Cold water swimming is not without risks, and Love Open Water asks that new swimmers complete a cold water induction course. This will cover how to stay safe swimming in cold water, including advice such as:
- Ease in
Get used to the cold water ideally by starting before it’s too cold, and just continue as the temperature drops. But you can start in winter too, no problem – just keep your swims short at first. Once you’re used to the cold, it will be easier if you stay acclimatised (you can supplement with cold showers). But Chess says it’s not that big a deal if you miss a week: “What affects your swim more is things like having alcohol in your blood from the night before, if it’s that time of the month, or if you're feeling particularly stressed – that’s when you’ll feel the cold more.”
- Respect the cold
Water draws heat away from your body fast. “Focus on how you're feeling and what the weather is like, and not about swimming a certain length at a certain temp,” says Chess. “Any feelings of confusion, dizziness, not being able to count down from ten, starting to shake – get out. If you're questioning if you should stay in longer, just get out.”
- Make it social
Cramps and loss of coordination can be more likely in cold water, so go with a friend or to a venue with lifeguards, like the Royal Docks, and make friends there – it won’t be hard, as winter swimmers are full of endorphins!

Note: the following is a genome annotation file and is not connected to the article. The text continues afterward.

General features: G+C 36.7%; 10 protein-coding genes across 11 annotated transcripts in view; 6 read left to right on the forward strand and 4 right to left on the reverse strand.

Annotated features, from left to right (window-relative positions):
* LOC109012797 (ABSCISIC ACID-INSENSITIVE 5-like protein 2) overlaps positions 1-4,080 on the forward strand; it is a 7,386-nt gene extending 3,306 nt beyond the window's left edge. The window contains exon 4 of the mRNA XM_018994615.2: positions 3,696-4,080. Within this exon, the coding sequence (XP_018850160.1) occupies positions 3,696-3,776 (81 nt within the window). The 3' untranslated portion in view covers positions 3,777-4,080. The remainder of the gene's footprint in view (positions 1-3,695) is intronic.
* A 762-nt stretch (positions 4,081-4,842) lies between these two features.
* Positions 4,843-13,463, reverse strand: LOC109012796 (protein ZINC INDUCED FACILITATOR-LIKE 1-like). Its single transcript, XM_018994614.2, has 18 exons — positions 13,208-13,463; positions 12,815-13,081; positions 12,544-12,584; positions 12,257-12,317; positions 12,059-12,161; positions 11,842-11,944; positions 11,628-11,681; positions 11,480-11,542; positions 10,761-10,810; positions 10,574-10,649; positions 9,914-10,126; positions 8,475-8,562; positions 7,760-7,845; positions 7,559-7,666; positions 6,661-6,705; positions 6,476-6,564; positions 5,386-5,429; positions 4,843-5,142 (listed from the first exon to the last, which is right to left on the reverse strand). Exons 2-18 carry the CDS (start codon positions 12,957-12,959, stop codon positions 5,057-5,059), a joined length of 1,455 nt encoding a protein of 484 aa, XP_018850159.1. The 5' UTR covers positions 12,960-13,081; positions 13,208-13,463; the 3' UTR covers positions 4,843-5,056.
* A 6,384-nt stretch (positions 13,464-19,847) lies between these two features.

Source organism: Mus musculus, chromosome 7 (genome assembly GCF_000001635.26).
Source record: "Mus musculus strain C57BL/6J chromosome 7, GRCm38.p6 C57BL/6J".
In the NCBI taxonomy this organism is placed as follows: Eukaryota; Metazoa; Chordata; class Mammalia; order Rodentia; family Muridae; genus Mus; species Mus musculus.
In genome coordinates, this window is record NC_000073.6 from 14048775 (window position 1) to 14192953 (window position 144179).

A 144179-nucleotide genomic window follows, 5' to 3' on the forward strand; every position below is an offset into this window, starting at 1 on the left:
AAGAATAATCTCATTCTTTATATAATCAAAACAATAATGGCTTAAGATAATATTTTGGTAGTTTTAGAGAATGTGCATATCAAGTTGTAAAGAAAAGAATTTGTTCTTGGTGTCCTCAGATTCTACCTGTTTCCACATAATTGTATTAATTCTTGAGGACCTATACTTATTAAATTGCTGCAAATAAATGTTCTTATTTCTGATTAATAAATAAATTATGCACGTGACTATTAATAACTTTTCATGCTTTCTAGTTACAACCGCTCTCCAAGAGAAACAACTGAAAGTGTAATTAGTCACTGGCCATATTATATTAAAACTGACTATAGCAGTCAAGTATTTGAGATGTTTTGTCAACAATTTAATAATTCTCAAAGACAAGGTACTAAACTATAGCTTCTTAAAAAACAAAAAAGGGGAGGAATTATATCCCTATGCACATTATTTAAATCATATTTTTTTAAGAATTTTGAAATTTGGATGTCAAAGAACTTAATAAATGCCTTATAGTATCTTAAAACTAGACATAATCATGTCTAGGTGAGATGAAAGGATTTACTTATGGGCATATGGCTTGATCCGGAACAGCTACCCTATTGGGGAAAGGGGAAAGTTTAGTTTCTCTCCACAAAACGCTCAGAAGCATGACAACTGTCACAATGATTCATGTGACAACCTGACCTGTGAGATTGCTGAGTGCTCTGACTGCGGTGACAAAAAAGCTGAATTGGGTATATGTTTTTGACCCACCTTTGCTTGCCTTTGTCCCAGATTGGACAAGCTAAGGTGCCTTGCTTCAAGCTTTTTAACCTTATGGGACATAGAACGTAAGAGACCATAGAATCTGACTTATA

- Warm up for the glow
Dry off fast and get dressed immediately in warm clothes, as your body temperature will continue to drop for several minutes after your swim. This can feel a bit funny at first, but soon it will translate into a glow that lasts the rest of the day.
- Cup of tea?
Have a hot drink waiting after your swim, as this is a better way to warm yourself safely than a hot shower. Consider a hat and gloves too – turn the cosy factor up to max.
And above all, enjoy yourself! You might have a moment now and then where you wonder why you’re doing this to yourself, but soon, you’ll get it. This is a covenant between you and the elements, trading a little initial pain for a lot of gain. Then you strike out into the big blue water, and maybe there’s a duck or swan there to greet you at eye level – when you’re both in the water, they don’t fear you but treat you like a friend. Now isn’t that something to experience.
Where to swim in warmer water this winter
The Royal Docks also has several heated pools to keep yourself connected to the water this winter.
Newham Leisure Centre, Beckton
This pool has everything: there’s adult lane swimming, family splash sessions, women-only sessions, and dedicated sessions for people with disabilities.
Crowne Plaza Health Club and Spa, Royal Victoria Docks
Here there’s a 14-metre heated pool, plus a jacuzzi, steam room, and sauna. Love to Swim also runs swimming lessons in this pool, catering to people of all ages and skill levels.
Charlton Lido, Greenwich
Want to stay outside but keep it heated? This Olympic-size heated pool has lane swimming and an adjacent children’s pool, all under open skies.
Waterfront Leisure Centre, Woolwich
This is another crowd pleaser with a 25m fitness pool for lane swimming, and a leisure pool with slides and a wave machine for the kids.
Over the Christmas period, swimming at the Royal Docks gets festive – details here.
Ps – If you’re tempted to hop into the River Thames for a dip, don’t – the Port of London Authority does not permit swimming in this part of the Thames for safety reasons. Best to stick to the dock.